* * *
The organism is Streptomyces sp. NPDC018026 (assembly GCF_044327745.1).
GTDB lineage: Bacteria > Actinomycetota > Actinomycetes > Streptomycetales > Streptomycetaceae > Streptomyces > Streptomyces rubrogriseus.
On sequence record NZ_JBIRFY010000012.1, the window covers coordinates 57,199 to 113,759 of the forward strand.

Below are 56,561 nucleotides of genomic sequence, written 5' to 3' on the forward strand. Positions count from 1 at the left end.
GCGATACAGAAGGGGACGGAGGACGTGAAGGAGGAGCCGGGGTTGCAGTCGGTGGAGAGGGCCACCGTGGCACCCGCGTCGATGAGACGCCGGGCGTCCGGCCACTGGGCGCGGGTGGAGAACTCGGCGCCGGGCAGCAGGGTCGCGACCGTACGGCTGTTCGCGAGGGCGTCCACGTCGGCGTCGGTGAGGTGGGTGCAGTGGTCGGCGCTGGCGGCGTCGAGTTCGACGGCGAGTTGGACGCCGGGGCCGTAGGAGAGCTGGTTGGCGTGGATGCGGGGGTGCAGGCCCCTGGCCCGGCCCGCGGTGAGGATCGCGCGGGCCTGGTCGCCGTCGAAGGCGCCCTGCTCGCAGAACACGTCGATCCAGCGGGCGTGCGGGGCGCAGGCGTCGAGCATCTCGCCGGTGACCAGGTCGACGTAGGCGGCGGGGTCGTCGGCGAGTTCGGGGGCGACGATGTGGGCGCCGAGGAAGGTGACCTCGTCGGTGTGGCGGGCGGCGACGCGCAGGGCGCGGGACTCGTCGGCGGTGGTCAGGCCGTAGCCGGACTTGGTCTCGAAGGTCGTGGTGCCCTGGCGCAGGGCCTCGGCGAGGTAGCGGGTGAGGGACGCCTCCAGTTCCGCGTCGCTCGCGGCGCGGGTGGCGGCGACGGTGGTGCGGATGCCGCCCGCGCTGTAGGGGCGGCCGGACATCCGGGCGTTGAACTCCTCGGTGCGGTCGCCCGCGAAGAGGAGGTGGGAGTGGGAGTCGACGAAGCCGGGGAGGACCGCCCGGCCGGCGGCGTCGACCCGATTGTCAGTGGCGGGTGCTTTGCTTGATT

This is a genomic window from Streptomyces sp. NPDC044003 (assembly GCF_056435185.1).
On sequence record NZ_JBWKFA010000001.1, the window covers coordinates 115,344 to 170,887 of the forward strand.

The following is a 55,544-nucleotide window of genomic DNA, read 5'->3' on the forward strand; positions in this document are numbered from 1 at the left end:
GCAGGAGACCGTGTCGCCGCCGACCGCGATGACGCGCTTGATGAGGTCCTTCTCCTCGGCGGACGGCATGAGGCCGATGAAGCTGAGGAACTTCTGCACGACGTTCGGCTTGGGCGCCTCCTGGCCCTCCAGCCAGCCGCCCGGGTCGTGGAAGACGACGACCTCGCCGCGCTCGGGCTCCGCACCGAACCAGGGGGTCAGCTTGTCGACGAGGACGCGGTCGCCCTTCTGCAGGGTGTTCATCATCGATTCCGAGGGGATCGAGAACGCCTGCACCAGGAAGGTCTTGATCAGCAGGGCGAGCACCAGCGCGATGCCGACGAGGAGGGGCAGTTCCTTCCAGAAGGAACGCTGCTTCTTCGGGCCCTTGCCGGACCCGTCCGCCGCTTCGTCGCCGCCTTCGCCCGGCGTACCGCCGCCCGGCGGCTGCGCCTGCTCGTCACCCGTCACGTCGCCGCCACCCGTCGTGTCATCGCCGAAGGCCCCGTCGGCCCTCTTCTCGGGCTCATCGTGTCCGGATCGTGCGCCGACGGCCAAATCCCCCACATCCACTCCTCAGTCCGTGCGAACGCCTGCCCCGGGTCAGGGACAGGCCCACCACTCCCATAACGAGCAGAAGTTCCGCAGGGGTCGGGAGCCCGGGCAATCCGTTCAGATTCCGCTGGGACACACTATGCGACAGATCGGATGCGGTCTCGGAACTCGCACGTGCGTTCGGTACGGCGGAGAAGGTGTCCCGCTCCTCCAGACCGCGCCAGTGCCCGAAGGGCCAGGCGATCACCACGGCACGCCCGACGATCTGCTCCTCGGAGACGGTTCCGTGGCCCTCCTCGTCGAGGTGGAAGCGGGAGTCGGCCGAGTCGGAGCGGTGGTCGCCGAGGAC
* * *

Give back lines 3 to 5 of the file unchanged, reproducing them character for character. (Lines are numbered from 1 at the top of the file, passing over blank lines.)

On sequence record NZ_JBIRFY010000012.1, the window covers coordinates 57,199 to 113,759 of the forward strand.

Below are 56,561 nucleotides of genomic sequence, written 5' to 3' on the forward strand. Positions count from 1 at the left end.
GCGATACAGAAGGGGACGGAGGACGTGAAGGAGGAGCCGGGGTTGCAGTCGGTGGAGAGGGCCACCGTGGCACCCGCGTCGATGAGACGCCGGGCGTCCGGCCACTGGGCGCGGGTGGAGAACTCGGCGCCGGGCAGCAGGGTCGCGACCGTACGGCTGTTCGCGAGGGCGTCCACGTCGGCGTCGGTGAGGTGGGTGCAGTGGTCGGCGCTGGCGGCGTCGAGTTCGACGGCGAGTTGGACGCCGGGGCCGTAGGAGAGCTGGTTGGCGTGGATGCGGGGGTGCAGGCCCCTGGCCCGGCCCGCGGTGAGGATCGCGCGGGCCTGGTCGCCGTCGAAGGCGCCCTGCTCGCAGAACACGTCGATCCAGCGGGCGTGCGGGGCGCAGGCGTCGAGCATCTCGCCGGTGACCAGGTCGACGTAGGCGGCGGGGTCGTCGGCGAGTTCGGGGGCGACGATGTGGGCGCCGAGGAAGGTGACCTCGTCGGTGTGGCGGGCGGCGACGCGCAGGGCGCGGGACTCGTCGGCGGTGGTCAGGCCGTAGCCGGACTTGGTCTCGAAGGTCGTGGTGCCCTGGCGCAGGGCCTCGGCGAGGTAGCGGGTGAGGGACGCCTCCAGTTCCGCGTCGCTCGCGGCGCGGGTGGCGGCGACGGTGGTGCGGATGCCGCCCGCGCTGTAGGGGCGGCCGGACATCCGGGCGTTGAACTCCTCGGTGCGGTCGCCCGCGAAGAGGAGGTGGGAGTGGGAGTCGACGAAGCCGGGGAGGACCGCCCGGCCGGCGGCGTCGACCCGATTGTCAGTGGCGGGTGCTTTGCTTGATT